There seems to be something of a style renaissance at London Fashion Week—quite literally. Designers are borrowing from the era of cultural and artistic rebirth that followed the Middle Ages, taking the most notable styles of that period and overhauling them for the modern 21st century.
Take, for example, Peter Pilotto who proved his dedication to the Juliet sleeve—a style that, yes, harkens back to Shakespeare’s most famous heroine—with almost every look in the show. The Juliet style sleeve is known for a billowing fabric that bursts out from the shoulder and is fastened tightly around the wrist with a cuff, creating an easy and voluminous silhouette.
Women who wore these types of sleeves were unable to perform manual labor, due to the excess fabric, and thus this style became a sign of wealth and high stature. During the Renaissance Era, sleeves were often detachable and were given as gifts from grooms to their new wives.
Pilotto also offered intricate lace versions that ballooned out in a generous pouf from fitted satin dresses that were finished with a flounce. On a silk patterned blouse, the capacious shape was edged with marabou feathers in hues of lavender and cantaloupe, adding a punkish touch to the historic design. For those who find themselves skeptical of jumping headfirst into the trend, there were one-shouldered frocks and tops in shades of rust or chartreuse, which cleverly contrasted one Juliet sleeve against a bare arm.
Molly Goddard similarly delivered on fantastically flouncy Juliet sleeves, offering them up in a pouf of hot pink and pale yellow tulle. These iterations were actually very similar to those found during Shakespeare’s era, especially with the banded detail that ran down the arm. Even Riccardo Tisci took a stab at the sleeve at Burberry, offering his deconstructed iteration in a monochromatic color scheme with a cutout details and an off-the-shoulder neckline.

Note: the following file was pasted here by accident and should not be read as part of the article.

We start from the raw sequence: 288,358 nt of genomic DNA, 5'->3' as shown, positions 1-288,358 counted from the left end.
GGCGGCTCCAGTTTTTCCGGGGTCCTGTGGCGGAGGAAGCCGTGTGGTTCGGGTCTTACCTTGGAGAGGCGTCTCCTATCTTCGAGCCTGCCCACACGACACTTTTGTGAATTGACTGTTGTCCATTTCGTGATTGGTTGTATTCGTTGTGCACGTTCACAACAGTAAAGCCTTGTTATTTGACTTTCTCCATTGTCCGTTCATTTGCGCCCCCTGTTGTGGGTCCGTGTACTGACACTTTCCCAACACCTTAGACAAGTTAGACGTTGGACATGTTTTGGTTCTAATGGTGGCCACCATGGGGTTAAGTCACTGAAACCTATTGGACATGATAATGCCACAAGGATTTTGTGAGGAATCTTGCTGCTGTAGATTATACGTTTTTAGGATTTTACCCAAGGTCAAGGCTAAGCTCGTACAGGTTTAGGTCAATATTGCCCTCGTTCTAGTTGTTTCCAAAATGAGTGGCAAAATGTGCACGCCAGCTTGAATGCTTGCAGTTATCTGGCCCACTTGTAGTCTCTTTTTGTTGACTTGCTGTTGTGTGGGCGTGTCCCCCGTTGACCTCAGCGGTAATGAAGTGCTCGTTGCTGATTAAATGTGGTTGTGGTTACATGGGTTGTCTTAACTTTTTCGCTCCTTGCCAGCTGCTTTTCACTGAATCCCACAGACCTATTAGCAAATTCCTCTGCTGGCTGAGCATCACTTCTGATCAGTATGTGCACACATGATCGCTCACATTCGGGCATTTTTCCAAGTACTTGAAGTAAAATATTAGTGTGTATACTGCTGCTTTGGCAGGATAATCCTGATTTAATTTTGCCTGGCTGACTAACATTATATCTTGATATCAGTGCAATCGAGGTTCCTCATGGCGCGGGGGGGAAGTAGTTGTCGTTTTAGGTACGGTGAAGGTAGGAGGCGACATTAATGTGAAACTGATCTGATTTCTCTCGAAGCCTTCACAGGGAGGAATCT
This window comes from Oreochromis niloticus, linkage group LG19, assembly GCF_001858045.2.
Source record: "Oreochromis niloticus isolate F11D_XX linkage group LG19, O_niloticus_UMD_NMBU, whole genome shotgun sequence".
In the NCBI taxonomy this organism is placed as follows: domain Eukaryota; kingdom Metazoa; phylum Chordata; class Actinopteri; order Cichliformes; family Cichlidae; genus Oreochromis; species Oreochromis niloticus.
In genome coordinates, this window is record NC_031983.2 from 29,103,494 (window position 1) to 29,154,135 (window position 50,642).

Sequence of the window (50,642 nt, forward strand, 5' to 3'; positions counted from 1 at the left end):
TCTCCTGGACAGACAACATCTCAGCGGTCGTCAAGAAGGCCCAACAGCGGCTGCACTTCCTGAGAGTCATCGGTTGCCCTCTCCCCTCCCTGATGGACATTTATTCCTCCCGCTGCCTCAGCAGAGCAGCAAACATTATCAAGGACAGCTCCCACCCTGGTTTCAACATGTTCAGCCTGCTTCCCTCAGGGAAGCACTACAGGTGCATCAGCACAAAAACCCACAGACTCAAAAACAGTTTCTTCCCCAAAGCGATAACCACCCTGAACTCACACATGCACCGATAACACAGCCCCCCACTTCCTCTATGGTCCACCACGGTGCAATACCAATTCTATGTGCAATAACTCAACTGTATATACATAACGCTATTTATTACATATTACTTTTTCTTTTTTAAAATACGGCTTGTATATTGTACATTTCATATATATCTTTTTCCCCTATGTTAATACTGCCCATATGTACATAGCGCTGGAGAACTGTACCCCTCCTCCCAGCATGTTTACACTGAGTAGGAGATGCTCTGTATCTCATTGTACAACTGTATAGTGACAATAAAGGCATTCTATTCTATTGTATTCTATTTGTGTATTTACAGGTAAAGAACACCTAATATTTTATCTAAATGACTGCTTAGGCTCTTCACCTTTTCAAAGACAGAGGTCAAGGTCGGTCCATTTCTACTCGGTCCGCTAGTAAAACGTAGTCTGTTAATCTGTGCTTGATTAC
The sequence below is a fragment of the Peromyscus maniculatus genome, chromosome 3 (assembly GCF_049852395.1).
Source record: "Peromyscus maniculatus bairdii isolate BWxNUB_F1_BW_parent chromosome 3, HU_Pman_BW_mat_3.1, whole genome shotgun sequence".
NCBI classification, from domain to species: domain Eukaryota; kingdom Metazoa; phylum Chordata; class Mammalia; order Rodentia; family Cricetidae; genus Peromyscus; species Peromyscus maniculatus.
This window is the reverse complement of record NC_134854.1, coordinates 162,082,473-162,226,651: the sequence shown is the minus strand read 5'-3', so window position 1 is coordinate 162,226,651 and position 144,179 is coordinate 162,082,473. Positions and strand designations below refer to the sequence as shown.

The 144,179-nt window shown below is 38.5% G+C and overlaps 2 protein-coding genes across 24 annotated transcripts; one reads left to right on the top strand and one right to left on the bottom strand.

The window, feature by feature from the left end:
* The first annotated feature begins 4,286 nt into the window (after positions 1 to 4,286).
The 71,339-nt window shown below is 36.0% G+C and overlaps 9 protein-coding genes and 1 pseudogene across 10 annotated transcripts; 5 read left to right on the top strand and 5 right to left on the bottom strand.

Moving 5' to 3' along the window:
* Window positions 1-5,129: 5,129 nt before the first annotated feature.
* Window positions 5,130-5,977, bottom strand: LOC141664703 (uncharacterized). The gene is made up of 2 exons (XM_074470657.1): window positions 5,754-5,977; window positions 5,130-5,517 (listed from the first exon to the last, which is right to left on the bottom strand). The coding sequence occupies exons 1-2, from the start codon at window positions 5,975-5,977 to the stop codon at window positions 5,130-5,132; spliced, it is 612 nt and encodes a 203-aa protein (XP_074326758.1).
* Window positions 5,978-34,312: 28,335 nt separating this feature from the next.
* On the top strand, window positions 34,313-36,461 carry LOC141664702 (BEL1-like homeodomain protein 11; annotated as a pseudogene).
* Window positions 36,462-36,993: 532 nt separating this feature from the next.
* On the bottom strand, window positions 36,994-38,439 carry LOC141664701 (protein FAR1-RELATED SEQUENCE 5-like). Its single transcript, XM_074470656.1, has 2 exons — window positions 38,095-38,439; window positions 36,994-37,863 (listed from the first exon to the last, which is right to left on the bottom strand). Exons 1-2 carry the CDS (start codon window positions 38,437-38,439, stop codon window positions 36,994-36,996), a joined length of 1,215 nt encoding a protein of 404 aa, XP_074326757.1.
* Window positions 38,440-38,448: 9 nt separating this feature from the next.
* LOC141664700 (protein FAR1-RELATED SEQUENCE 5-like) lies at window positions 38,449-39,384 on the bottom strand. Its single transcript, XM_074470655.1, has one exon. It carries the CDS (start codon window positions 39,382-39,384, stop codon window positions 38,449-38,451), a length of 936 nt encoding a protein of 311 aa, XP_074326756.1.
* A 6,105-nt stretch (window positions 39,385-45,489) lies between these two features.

But perhaps the most dramatic Juliet sleeve of London Fashion Week was seen at JW Anderson, in the form of a plaid-accented trench coat. The billowing khaki sleeves were supersized and finished off with an equally substantial cuff. Surely Shakespeare would approve of designer Jonathan Anderson’s dramatic effect.
The neck ruff took center stage at Erdem, adorning frilly lace frocks in shocking lipstick red and silk floral dresses alike. Albeit not quite as elaborate as the collars worn by Queen Elizabeth I in the 16th century, Erdem Moralioglu’s interpretation were made from delicate wisps of the same fabric that his dresses were designed in.
Ruffs were originally intended to be a simple collar but eventually morphed into a much more involved accessory that was heavily starched and often served as a status symbol—especially as the size of the neck adornment increased and women needed to use wire frames to hold them up.
At Roksanda the ruffs were even more historically accurate, but were delivered in shocking doses of hot pink and black. Nestled within the layers of ruffles were marabou feathers, which added a delightfully light touch.
The most futuristic take on the ruff was seen at Mary Katrantzou, who emblazoned another one of her signature trippy prints on the centuries-old style. Even the scarves she sent down the runway, which tumbled down models’ ensembles in a tangle of ruffles, seemed to be a nod to the neck accessory.END
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